Shell Plans to Become Brazil's Largest Offshore Wind Developer
In its efforts to recast itself from fossil fuel energy, Shell has announced an ambitious plan to develop new offshore wind power projects off the coast of Brazil. The energy giant announced that it has applied for environmental licenses from the Brazilian Institute of Environment and Renewable Natural Resources (Ibama) that would make it the largest operator of offshore wind generation facilities in the country.
Shell proposed to build six wind power generation projects with a combined capacity of 17 gigawatts located along the coast in six states. These projects would give Shell the largest licensing capacity in Brazil, surpassing Ventos do Atlántico, which is proposing 15 GW in its five projects. Other majors, including Equinor and Petrobras, have also proposed major offshore wind development for Brazil with Ibama reporting it is reviewing proposals for a total of approximately 80 gigawatts of offshore wind power generation.
“With more than 20 years of experience in wind energy in the world and more than 50 years of tradition in offshore projects, Shell intends to combine its experience on these two fronts with the aim of bringing more energy and clean energy to the country,” said Gabriela Oliveira, manager of Renewable Energy Generation for Shell in Brazil.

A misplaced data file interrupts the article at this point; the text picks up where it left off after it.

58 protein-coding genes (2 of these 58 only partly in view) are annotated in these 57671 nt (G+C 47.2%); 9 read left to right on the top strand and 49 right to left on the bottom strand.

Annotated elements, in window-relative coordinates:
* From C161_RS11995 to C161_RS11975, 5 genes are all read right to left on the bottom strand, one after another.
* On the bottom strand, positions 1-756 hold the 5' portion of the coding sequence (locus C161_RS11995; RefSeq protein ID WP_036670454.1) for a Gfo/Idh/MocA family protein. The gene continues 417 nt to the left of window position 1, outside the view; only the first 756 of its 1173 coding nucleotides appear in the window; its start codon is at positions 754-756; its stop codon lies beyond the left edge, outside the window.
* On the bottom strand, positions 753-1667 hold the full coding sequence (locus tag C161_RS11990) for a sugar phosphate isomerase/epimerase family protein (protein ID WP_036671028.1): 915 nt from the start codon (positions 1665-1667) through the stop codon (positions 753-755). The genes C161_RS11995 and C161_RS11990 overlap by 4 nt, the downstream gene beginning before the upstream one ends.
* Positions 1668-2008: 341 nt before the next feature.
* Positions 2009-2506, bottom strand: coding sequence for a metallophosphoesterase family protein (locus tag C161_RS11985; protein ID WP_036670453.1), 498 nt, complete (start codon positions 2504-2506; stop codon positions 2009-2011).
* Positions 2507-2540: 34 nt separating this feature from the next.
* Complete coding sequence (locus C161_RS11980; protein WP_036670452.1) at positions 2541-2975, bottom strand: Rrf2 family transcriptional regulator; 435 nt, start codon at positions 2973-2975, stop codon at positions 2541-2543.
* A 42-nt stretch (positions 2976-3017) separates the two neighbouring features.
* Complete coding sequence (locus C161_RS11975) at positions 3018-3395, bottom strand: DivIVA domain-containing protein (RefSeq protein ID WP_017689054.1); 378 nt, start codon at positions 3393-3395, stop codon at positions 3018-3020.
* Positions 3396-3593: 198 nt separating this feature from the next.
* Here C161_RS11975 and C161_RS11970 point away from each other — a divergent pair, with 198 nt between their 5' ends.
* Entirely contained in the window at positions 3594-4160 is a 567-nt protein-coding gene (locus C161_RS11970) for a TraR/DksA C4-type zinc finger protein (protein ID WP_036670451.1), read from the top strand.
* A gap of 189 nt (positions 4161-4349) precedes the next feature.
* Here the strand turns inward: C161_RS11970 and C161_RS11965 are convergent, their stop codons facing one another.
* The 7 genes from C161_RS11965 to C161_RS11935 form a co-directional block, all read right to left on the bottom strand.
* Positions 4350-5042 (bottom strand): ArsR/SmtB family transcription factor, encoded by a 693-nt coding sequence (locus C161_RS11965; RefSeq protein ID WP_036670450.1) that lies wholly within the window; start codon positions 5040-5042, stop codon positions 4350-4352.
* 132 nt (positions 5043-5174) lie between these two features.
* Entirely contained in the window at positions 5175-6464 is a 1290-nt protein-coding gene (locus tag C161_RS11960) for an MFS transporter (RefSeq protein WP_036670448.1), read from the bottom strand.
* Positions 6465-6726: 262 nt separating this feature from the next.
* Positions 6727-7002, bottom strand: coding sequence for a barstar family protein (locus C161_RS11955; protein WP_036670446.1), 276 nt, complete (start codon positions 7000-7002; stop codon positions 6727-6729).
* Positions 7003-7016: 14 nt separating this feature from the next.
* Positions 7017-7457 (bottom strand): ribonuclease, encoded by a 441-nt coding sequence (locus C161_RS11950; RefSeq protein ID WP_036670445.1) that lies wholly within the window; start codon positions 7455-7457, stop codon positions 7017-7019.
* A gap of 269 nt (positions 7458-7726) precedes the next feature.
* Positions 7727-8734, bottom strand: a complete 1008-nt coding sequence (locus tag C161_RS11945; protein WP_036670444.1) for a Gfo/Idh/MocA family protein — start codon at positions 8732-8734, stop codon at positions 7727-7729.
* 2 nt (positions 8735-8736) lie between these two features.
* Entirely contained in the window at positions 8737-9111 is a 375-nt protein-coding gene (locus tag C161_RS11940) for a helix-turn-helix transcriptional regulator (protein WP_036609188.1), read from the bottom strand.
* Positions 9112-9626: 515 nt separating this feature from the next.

Shell said that it plans to commence the environmental studies for the offshore wind projects later this year. Currently, Shell, like all the competitors for the offshore wind licenses, is waiting on the Brazilian government to finalize the regulations on offshore wind generation.
In January, the government published a decree setting rules for offshore wind power generation in Brazil. However, a congressional analysis is still pending before the frame is finalized. Among the issues yet to be resolved is the connection of wind power to the national grid. The government defined the rules however to enable the necessary offshore studies and the identification of areas suitable for the development of offshore wind projects. Brazil’s Ministry of Mines and Energy will be in charge of carrying out the studies, selecting the offshore wind zones, and overseeing the auctions for the licenses.
As a major global oil company, Shell has come under fire from environmental campaigners. Last year, a district court in Hague ruled that Shell has an integral responsibility in the global efforts to abate the consequences of global warming. Shell already has investments in offshore wind farms operating in the Netherlands and small onshore wind farms in the U.S. the company reports that it currently has 8GW of offshore in the development stage including recent moves to launch large projects in Scotland, the Celtic Sea, and the U.S. offshore sector as well as investments in France and South Korea.